Volume control

Praat for Beginners:
The Windows volume control

Selecting signal sources, and adjusting playback volume and recording level, are done outside Praat. Precisely how it’s done depends on your computer system. In MS Windows, this is done by using the Volume control, or a similar program that came with your sound system.

  1. Opening the Windows Volume control
  2. Playback: Sound sources and volume
  3. Recording: Sound sources and level
  4. An independent sound recorder


1. Opening the Windows volume control

  • It’s very likely you have a link to the Volume control at the bottom right corner of your computer Desktop. It looks like a tiny loudspeaker, right-click it and select Open volume control.
  • If it isn’t there, look among your programs (Start in the bottom left corner of the Desktop, then Programs), try looking in the Accessories folder and the Entertainment folder:
  • You’ll have to do this each time you need it. You might prefer to put a shorcut permanently on the Task bar so that you can get to it straight away. Got to the Windows Control panel and open Sounds and audio devices:
  • And see something like this, depending n your sound system:
  • Tick the box beside Place volume icon in the taskbar, then click OK.
  • The Volume control opens showing the Play control view:
  • The Windows Volume control is arranged to look like a mixer where you select and adjust various sound sources you can listen to. It shows the sources that the installed sound system offers, so yours need not look exactly like this. You might see:
    • Wave (for a sound file or Praat Sound object)
    • Microphone (for a microphone connected to your sound system microphone socket)
    • Line-in (for one piece of external equipment connected to your sound system line socket)
    • SPDIF-in (a special digital link usually from digital hi-fi equipment or home cinema)
    • MIDI (an electronic music instrument connected to your computer), CD Audio (for a CD audio disk being played in the computer’s CD-ROM or DVD-ROM unit).
  • Each source can be individually muted (silenced). You can have as many sources open as you wish.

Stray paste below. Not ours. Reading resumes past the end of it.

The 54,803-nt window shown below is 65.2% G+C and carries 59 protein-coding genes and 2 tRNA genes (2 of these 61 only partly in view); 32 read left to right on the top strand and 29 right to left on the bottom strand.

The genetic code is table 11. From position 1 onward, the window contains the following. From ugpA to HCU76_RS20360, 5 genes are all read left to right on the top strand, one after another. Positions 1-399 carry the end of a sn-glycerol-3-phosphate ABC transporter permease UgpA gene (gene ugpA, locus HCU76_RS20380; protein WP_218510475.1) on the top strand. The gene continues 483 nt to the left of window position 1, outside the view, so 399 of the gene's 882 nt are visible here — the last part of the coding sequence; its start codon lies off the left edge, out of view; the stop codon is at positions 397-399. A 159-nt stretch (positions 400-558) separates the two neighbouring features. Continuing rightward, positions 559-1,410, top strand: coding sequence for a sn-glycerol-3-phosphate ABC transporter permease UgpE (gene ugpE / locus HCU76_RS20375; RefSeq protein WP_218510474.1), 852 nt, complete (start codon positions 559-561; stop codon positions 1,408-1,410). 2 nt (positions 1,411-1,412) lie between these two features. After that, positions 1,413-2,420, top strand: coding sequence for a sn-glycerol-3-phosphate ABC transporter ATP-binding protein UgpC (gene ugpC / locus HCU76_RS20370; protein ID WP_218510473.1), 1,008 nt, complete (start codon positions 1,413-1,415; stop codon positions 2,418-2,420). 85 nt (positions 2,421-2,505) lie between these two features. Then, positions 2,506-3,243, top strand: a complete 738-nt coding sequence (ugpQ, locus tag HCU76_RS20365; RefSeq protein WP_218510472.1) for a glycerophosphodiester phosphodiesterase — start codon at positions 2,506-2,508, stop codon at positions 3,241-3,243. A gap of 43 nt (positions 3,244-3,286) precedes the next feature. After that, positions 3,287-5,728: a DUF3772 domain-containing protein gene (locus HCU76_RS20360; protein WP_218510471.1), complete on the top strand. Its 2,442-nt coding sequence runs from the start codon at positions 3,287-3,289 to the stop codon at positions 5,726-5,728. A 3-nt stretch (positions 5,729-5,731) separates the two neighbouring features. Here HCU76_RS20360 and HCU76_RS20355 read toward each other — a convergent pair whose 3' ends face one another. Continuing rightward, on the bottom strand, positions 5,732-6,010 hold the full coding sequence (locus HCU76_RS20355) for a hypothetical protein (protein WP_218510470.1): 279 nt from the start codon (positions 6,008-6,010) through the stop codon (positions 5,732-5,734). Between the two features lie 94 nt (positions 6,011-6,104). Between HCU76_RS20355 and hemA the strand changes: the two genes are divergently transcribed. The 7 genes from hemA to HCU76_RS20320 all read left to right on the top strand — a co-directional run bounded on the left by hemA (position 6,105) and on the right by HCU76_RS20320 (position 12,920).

• At the far left is a common output control for the sum of all the sources that happen to be active.
  • You can customize the sources by hiding the ones you don’t need (see next section). For example, I don’t have any SPDIF or MIDI sources connected, so I don’t really need to see them.


2. Playback: Sound sources and volume

  • Each source has the same layout for the adjustment controls:
    • Balance: drag this left or right to make both channels equally loud.
    • Volume: drag this up or down to adjust both channels together.
    • Mute: Tick this box to silence this source. Untick to make it active.
  • The master control is at the far left:
    • Balance: Drag left or right to balance all active sources together.
    • Volume: Drag up or down to adjust the volume of all the active sources together.
    • Mute all: Tick to silence all active sources. Untick to hear all active sources.
  • Advanced: This particular sound system offers additional adjustments, in this instance master bass and treble controls.
 For additional playback settings,
open Options and select Properties
  • And the Properties dialog opens,
    with Playback selected
  • Mixer device: Select the Sound system you wish to use; if only one is installed there will be no other to choose.
  • Show … controls: Tick or untick each box to set which playback sources will be visible or hidden, then click OK.


3. Recording: Sound sources and level

  • The recording sources are well hidden.
  • From the playback view:
    – open Options
    – select Preferences
    – click Recording (see left)
  • What U Hear: Record anything, wherever it comes from.
  • Wave/MIDI/CD: Combined setting for these sources (CD is an audio disk in the computer CD-ROM or DVD-ROM unit).
  • Click OK
  • The recording view appears:
  • There’s no master control this time
  • Selecting one source will deselect the others
  • You can only record from one source at a time.
  • This is where you adjust the recording level while using the Praat Sound recorders.
  • Select the sound source.
  • Adjust the recording level by dragging the volume slider up or down.
  • The level meter in the Praat Sounder recorder does not appear until you start recording, so you can’t set the level in advance. You’ll have to do a test first.
  • Don’t adjust the level again once the true recording has started. This is vital for speech research. You want volume variations in the recording to reflect speaker behaviour, not your hardware behaviour.
  • There’s a warning on the Praat Sound recorders not to use level meters in the Volume control. This is because some computer sound systems have been reported to conflict with the Praat Sound recorders. As you can see, the Windows volume control does not have a level meter, at least in XP. However, a volume control that came with your sound system might possibly include a level meter (see the next section).


4. An independent sound recorder

  • Here’s an example of a recorder that came with a sound system:
  • This one has a level meter that is always active and allows the recording level to be adjusted before starting the recording. As it happens, this one didn’t conflict with the Praat Sound recorders.
  • If you have an independent recording program that you are comfortable with, you can always use that instead of the Praat recorders. It won’t be integrated with Praat, of course (no direct transfer to the Objects list), all recordings would have to be saved to sound files first.
© Sidney Wood and SWPhonetics, 1994-2012